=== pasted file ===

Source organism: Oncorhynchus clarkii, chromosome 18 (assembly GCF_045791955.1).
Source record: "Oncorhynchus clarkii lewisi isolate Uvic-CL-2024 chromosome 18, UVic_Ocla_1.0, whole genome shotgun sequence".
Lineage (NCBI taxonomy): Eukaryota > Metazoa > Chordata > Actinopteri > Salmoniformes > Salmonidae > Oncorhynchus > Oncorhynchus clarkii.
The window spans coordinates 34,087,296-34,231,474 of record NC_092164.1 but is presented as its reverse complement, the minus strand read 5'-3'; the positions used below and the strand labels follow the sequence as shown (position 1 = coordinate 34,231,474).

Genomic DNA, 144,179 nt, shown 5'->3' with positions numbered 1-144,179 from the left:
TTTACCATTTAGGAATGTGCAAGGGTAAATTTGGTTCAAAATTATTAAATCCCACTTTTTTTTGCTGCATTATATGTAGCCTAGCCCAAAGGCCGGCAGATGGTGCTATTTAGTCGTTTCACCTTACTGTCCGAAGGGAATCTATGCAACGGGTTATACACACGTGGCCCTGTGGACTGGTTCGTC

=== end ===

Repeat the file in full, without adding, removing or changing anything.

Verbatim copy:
Source organism: Oncorhynchus clarkii, chromosome 18 (assembly GCF_045791955.1).
Source record: "Oncorhynchus clarkii lewisi isolate Uvic-CL-2024 chromosome 18, UVic_Ocla_1.0, whole genome shotgun sequence".
Lineage (NCBI taxonomy): Eukaryota > Metazoa > Chordata > Actinopteri > Salmoniformes > Salmonidae > Oncorhynchus > Oncorhynchus clarkii.
The window spans coordinates 34,087,296-34,231,474 of record NC_092164.1 but is presented as its reverse complement, the minus strand read 5'-3'; the positions used below and the strand labels follow the sequence as shown (position 1 = coordinate 34,231,474).

Genomic DNA, 144,179 nt, shown 5'->3' with positions numbered 1-144,179 from the left:
TTTACCATTTAGGAATGTGCAAGGGTAAATTTGGTTCAAAATTATTAAATCCCACTTTTTTTTGCTGCATTATATGTAGCCTAGCCCAAAGGCCGGCAGATGGTGCTATTTAGTCGTTTCACCTTACTGTCCGAAGGGAATCTATGCAACGGGTTATACACACGTGGCCCTGTGGACTGGTTCGTC